Who Cares About the Success of the Toronto Maple Leafs? Almost Everyone

Toronto Maple Leafs v Washington Capitals
Toronto Maple Leafs v Washington Capitals / Scott Taetsch/GettyImages

To read articles, blogs or comments regarding the Toronto Maple Leafs these days, one could logically conclude that nobody cares about the success or failure of what is probably the NHL’s most iconic team.

After all, the players are “only in it for the money,” are supposedly lazy and uninterested, and can’t wait to hit the golf course every spring.  Toronto Maple Leafs ownership only cares about generating more revenue, on top of the mountains of cash that already overflow the MLSE coffers.  Management doesn’t care enough about winning to abandon their stubborn “my-way-is-best” attitudes and behaviours.

Even the fans don’t really care, with the vast majority in attendance at Scotiabank Arena more concerned with socializing in the lounge to be back in time for the start of a period, or more interested in posting yet another selfie to TwitFaceGram to pay attention to what’s happening on the ice.

The fans who can’t afford to go to a game consider themselves lucky that it didn’t cost more than a couple hours of their time to watch another disappointing display on television.  They started streaming a movie well before the third period was half over.

To all of this whining, moaning, boo-hoo-ing and negativity, I counter that none of that is true.

Toronto Maple Leafs Lack of Success Not Due to Lack of Caring

Look, I was born in April 1967, and if I had been more than two weeks old when the Toronto Maple Leafs hoisted the Stanley Cup that year, I’d be able to look back fondly on the event.  Instead, once my long-term memory kicked into gear, it was populated with the Harold Ballard years, multiple Leaf-related heartbreaks, and a Costco-sized carton of losing.

BUT, I have never stopped caring.

It’s baffling, fascinating, almost mythical how this franchise has gone 57 years without winning another Cup.  So many theories, explanations, some terrible teams but also some really good ones.  It’s pretty frustrating losing again and again (and again), isn’t it?  Really, all you can do is throw up your hands and say “**** happens” (or doesn’t).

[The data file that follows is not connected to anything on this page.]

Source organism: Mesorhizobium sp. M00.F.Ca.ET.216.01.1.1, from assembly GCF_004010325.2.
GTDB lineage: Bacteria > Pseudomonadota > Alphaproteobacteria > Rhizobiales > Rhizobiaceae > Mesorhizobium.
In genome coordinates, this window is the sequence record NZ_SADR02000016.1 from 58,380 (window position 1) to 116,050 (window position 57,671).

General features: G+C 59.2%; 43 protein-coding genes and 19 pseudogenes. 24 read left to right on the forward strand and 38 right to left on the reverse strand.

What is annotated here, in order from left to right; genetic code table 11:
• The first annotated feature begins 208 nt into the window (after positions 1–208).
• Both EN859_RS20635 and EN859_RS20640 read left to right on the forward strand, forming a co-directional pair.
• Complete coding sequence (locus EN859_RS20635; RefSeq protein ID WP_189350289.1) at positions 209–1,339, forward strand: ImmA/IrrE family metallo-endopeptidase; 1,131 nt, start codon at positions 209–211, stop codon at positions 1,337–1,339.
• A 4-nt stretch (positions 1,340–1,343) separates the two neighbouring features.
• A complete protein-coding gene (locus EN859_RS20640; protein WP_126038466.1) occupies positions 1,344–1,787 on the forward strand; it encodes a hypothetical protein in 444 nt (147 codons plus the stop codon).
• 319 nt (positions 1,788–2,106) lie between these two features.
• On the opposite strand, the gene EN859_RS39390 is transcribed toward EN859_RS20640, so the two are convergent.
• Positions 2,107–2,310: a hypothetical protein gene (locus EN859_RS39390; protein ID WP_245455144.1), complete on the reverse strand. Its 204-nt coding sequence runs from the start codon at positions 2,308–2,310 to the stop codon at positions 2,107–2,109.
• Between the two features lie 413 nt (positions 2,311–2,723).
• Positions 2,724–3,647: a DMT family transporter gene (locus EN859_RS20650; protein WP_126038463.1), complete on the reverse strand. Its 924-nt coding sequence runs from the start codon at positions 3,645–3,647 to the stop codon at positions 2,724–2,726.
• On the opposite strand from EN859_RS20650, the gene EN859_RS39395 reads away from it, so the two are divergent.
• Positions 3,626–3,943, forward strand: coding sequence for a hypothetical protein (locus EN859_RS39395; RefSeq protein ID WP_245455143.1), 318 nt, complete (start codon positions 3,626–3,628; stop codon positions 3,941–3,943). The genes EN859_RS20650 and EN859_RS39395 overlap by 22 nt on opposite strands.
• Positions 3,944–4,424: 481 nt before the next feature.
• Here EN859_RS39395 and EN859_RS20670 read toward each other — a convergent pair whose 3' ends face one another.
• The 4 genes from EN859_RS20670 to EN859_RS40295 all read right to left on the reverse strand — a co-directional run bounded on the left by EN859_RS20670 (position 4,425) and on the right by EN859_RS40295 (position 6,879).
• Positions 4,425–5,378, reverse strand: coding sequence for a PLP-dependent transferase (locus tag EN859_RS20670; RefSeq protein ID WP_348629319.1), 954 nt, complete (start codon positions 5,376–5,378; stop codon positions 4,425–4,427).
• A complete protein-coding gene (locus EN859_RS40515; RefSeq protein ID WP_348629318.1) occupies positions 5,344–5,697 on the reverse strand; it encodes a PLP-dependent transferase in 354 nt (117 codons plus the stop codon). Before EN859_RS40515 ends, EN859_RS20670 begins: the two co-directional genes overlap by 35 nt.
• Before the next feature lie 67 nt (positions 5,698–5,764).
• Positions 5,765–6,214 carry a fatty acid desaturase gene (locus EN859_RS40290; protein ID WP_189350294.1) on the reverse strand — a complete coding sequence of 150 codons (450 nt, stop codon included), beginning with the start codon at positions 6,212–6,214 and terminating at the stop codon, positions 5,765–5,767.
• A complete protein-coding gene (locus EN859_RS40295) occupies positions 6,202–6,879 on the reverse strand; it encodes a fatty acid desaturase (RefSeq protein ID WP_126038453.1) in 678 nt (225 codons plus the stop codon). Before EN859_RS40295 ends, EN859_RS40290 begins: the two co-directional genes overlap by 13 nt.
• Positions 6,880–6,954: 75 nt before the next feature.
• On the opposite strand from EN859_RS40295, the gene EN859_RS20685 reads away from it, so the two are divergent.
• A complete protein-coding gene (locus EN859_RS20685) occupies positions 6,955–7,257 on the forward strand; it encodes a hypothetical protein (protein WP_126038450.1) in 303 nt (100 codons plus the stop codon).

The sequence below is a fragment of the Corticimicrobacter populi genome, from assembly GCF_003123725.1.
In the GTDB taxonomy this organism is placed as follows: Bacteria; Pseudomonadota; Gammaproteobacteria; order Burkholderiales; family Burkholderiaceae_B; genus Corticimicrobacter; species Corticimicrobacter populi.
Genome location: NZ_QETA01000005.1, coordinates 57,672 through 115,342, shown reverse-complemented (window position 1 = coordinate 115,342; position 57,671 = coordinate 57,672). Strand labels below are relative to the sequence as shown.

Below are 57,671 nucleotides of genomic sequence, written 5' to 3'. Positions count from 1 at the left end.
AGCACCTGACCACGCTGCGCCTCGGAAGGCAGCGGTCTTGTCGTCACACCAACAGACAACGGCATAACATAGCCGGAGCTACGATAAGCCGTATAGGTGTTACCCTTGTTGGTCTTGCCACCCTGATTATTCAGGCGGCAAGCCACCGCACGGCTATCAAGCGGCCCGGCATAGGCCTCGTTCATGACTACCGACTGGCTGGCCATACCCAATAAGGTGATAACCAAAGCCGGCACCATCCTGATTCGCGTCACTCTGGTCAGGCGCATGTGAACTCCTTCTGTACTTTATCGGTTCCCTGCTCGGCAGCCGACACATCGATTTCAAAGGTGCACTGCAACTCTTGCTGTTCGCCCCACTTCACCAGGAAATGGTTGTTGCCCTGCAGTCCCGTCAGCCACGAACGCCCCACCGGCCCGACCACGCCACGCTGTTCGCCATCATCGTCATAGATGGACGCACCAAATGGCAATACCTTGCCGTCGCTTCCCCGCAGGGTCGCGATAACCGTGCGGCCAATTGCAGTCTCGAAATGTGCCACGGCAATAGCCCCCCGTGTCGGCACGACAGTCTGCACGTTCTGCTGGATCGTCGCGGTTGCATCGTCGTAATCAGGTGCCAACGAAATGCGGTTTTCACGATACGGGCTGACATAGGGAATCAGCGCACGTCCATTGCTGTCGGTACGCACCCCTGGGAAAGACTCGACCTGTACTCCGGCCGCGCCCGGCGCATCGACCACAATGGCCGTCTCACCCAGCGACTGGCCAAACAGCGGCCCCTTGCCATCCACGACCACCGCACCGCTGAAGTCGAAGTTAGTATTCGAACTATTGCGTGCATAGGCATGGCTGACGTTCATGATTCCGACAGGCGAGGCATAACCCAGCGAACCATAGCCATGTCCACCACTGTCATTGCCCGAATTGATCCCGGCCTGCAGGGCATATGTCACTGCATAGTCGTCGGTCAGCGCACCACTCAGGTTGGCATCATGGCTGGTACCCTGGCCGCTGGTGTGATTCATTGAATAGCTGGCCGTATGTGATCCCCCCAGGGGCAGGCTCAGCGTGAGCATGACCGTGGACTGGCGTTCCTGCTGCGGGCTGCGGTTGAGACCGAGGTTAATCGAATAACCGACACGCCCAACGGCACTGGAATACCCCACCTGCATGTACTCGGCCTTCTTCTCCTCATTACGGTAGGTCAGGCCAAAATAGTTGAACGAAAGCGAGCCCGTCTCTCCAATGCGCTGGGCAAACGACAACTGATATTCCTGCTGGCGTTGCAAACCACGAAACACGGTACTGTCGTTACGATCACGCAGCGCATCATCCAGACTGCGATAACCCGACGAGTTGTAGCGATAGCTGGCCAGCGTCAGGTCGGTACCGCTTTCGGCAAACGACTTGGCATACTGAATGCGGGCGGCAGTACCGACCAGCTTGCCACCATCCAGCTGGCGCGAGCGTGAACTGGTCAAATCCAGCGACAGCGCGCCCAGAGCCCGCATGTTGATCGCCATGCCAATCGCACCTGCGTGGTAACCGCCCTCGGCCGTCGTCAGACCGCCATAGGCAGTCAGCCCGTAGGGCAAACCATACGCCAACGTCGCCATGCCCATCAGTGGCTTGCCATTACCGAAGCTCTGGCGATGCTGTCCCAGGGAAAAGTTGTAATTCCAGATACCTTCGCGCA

The one thing you can’t do is to claim that nobody cares.

You think Auston Matthews, Mitch Marner, William Nylander and John Tavares don’t care???  Money is just a number to them.  The reason they work their butts off is because they want to win.  Think about how much you wanted to win your beer league trophy, or how you went nuts when your ten year old’s house league team won a tournament, then multiply that level of caring by a hundred.

The owners of the Toronto Maple Leafs are not stupid people.  They are in business to make money – lots of it.  They spend a good chunk of revenue making sure the team has the best of everything – facilities, fitness and nutrition staff, first class travel, you name it.  They know that the best way to maximize profits is to win Stanley Cups.  Believe me, they care.

Sheldon Keefe and Brad Treliving are doing their damnedest to squeeze success out of the roster.  Every move is scrutinized by people screaming “do this” or “do that”.  They plot a course of action, measure the results, and make changes going forward.  Losing sucks for them too. You can disagree with their decisions, but claiming they don't care is just wrong.

All of these people are human, and they make mistakes.  Each year, most teams fail.  It’s the nature of the game.  Over the last seven seasons, the Toronto Maple Leafs have won 307 of 519 games (per hockeydb.com).  That’s pretty damn good.  In the same span, they’ve won a single playoff series.  That’s pretty damn disappointing.  What can you do?

Again, you can’t claim that nobody cares.

Finally, a few words regarding the fans of the Toronto Maple Leafs.  We are numerous. We are passionate.  We make ourselves known in opposing teams’ arenas.  Some of us are really, really annoying.


But the vast majority of fans care about the success of this team.  If we’re still here cheering after 57 years of crushed hope and dreams, there’s no point jumping ship now.